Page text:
The ACLU of Southern California today filed a federal lawsuit (Beauchamp vs Los Angeles County MTA) against the Metropolitan Transit Authority and a bus company, Ryder/ATE, Inc., on behalf of five disabled bus riders in Los Angeles County charging that these transportation agencies do not adequately serve disabled riders. The lawsuit charges that the MTA and Ryder/ATE are violating the 1990 Americans with Disabilities Act and the 1974 Rehabilitation Act by discriminating against riders with mobility impairments.

Ryder/ATE operates several bus lines for the MTA in the Long Beach and Artesia areas of Los Angeles County. Plaintiffs are asking for a declaration that both Ryder/ATE and the MTA have violated federal law. They are also asking for an injunction requiring defendants to give equal access to disabled passengers and to eliminate any discrimination against persons with disabilities who use their buses.

The five plaintiffs are disabled passengers who use wheelchairs or other assistive devices. Although they have repeatedly complained about defendants' failure to accommodate people with disabilities, none of the alleged conditions have been improved. According to the lawsuit, Ryder/ATE, Inc. and the MTA have refused to accommodate disabled bus riders, subjecting them to hazardous conditions that have resulted in physical injuries, humiliation, emotional distress, and monetary loss. Specifically, Ryder/ATE, Inc. and the MTA have failed to repair and maintain the equipment which allows passengers using wheel chairs to board and exit buses. The doors used by disabled passengers are frequently malfunctioning or broken. The clamps used to secure wheelchairs of disabled riders are frequently missing, broken or malfunctioning.

The ACLU is also charging that Ryder/ATE, Inc. and MTA bus drivers are not adequately trained to serve disabled passengers or to operate the equipment which the disabled need to use the buses. Plaintiffs allege that bus drivers often fail or refuse to pick them up at bus stops and that the bus stops are poorly maintained, making it very difficult for disabled riders to board and leave the buses safely.

The federal lawsuit claims that these transportation agencies are violating the 1990 Americans with Disabilities Act and the 1974 Rehabilitation Act. The ADA was enacted to dismantle all forms of discrimination which prevent disabled individuals from obtaining opportunities, participation, independence and economic self-sufficiency. Further, because Ryder/ATE, Inc. and the MTA receive federal funds, they are subject to the 1990 Rehabilitation Act which demands full inclusion for individuals with disabilities by those agencies receiving federal funds.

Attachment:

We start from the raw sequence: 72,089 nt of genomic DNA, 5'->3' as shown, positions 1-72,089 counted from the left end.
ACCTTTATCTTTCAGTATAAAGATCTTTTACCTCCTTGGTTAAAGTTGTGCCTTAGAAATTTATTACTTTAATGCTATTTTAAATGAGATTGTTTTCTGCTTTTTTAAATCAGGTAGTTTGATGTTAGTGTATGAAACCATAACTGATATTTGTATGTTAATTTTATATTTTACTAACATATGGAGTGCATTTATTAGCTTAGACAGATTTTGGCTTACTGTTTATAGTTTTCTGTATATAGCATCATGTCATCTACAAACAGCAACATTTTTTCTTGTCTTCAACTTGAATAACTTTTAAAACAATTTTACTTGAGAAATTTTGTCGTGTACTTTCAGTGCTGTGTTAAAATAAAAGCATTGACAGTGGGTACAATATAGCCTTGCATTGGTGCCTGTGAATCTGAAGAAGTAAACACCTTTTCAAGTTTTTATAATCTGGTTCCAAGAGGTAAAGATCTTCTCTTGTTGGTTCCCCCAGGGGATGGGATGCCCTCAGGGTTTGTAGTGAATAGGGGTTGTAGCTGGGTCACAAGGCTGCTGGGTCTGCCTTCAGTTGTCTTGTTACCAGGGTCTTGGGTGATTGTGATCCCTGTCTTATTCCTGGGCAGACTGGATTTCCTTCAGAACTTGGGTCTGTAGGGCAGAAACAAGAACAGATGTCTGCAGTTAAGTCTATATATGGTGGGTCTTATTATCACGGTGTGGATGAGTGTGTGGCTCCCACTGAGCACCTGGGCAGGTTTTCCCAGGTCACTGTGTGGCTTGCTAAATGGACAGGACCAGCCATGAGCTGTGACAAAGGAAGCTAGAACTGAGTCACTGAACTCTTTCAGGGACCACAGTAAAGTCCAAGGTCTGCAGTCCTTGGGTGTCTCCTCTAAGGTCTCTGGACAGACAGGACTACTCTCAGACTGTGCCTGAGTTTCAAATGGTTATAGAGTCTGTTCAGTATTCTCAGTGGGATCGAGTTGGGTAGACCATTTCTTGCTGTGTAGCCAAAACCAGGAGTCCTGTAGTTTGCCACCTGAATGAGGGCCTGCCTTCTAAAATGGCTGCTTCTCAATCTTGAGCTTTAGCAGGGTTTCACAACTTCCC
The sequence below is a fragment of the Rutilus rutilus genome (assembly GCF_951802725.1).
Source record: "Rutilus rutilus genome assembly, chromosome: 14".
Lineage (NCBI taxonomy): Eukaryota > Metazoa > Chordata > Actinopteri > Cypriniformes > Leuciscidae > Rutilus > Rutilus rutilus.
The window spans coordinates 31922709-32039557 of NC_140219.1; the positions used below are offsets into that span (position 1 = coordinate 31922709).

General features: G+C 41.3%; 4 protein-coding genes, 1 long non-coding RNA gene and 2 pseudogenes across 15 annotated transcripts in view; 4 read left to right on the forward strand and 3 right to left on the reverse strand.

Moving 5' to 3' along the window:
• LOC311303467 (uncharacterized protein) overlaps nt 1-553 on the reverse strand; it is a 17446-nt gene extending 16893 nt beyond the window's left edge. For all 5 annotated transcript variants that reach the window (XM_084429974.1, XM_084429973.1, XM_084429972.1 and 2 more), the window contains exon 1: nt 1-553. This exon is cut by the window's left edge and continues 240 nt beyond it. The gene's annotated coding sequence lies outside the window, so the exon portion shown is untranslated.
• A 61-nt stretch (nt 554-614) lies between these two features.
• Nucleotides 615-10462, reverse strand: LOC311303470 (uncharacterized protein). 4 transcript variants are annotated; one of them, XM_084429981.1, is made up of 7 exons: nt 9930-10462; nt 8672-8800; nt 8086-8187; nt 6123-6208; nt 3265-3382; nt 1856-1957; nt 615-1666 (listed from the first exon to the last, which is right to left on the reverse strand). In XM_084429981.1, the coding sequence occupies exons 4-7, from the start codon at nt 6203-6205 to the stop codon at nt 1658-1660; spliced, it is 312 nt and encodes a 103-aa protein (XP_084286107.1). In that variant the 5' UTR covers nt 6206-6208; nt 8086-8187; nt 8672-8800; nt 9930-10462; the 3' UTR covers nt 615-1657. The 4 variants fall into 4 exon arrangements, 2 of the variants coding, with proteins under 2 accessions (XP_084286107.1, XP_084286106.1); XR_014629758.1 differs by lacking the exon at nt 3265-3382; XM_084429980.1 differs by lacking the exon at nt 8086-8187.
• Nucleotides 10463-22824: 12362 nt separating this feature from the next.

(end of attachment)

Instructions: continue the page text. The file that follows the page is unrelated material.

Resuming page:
Ryder/ATE, Inc., a Delaware corporation, operates at least seven bus lines for the Metropolitan Transit Authority, including bus lines regularly used by plaintiffs. The MTA was created by the California State Legislature to administer, plan, and provide transportation services for Los Angeles County.

Date

Friday, January 16, 1998 (All day)

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The American Civil Liberties Union of Southern California today announced a partial victory in Bacus vs Palo Verde Unified School District [EDCV 981 RT (VAPx)], a federal lawsuit filed January 6 on behalf of three teachers with the Palo Verde Unified School District in Blythe, California.

The teachers are seeking injunctive and declarative relief to stop the district from violating the Establishment Clause of the United States constitution, which forbids government agencies from endorsing any religion.

On January 9, the chair of the Margaret White School Site Council sent the ACLU of Southern California a letter stating that the site council had voluntarily agreed to "cease and desist from including an opening prayer at our site council meetings." The school board is expected to decide this week whether it will voluntarily stop including prayers at school board meetings.

If school officials refuse to discontinue these prayers voluntarily, the ACLU will ask the court to declare the use of sectarian prayers by PVUSD officials a violation of the First Amendment and to enjoin the school district and its officials from sponsoring, facilitating, or engaging in prayer at official meetings.

"By opening its meetings with sectarian prayers, Palo Verde School District officials are endorsing one religion over all others," said ACLU Slaff Fellow Peter Eliasberg. "This action violates our nation's most cherished freedoms."

Plaintiffs' complaint, filed January 6, asked the court to stop PVUSD officials from sponsoring explicitly sectarian prayers at official district meetings. The PVUSD Board of Education holds meetings at least once each month. These meetings give parents, students and other citizens the chance to express their views on school district policies.

The lawsuit was filed after repeated attempts by the teachers, who are not Christian, to stop the district from opening school board and other district meetings with Christian prayers. Despite plaintiffs' requests, PVUSD officials continued to open meetings with prayers ending with the words, "in Jesus name we pray,"